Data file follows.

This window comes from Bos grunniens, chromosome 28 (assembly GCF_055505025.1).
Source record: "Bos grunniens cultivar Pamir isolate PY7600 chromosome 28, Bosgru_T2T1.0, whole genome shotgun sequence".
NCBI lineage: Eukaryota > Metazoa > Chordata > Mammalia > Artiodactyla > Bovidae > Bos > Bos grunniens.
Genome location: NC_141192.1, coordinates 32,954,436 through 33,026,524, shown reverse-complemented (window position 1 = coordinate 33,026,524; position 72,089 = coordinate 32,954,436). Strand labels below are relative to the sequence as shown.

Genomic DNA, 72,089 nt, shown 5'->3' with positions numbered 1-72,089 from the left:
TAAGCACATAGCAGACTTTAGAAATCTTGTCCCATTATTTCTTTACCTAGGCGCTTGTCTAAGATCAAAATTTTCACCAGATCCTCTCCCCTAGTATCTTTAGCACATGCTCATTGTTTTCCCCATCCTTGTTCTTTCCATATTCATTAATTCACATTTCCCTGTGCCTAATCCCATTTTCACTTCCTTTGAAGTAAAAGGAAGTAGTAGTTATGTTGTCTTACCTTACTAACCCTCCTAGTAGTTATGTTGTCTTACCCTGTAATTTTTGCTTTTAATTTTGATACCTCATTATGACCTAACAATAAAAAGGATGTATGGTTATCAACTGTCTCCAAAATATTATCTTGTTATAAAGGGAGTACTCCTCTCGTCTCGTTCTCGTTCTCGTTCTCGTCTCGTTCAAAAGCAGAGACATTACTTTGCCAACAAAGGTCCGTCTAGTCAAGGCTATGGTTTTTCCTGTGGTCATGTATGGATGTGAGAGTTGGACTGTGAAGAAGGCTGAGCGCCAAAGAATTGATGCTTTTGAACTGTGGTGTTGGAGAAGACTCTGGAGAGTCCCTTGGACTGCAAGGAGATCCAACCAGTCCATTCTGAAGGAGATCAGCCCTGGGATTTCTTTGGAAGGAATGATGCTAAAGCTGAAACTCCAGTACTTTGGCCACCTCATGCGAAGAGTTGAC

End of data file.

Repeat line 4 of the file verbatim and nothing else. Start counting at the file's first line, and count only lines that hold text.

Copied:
Genome location: NC_141192.1, coordinates 32,954,436 through 33,026,524, shown reverse-complemented (window position 1 = coordinate 33,026,524; position 72,089 = coordinate 32,954,436). Strand labels below are relative to the sequence as shown.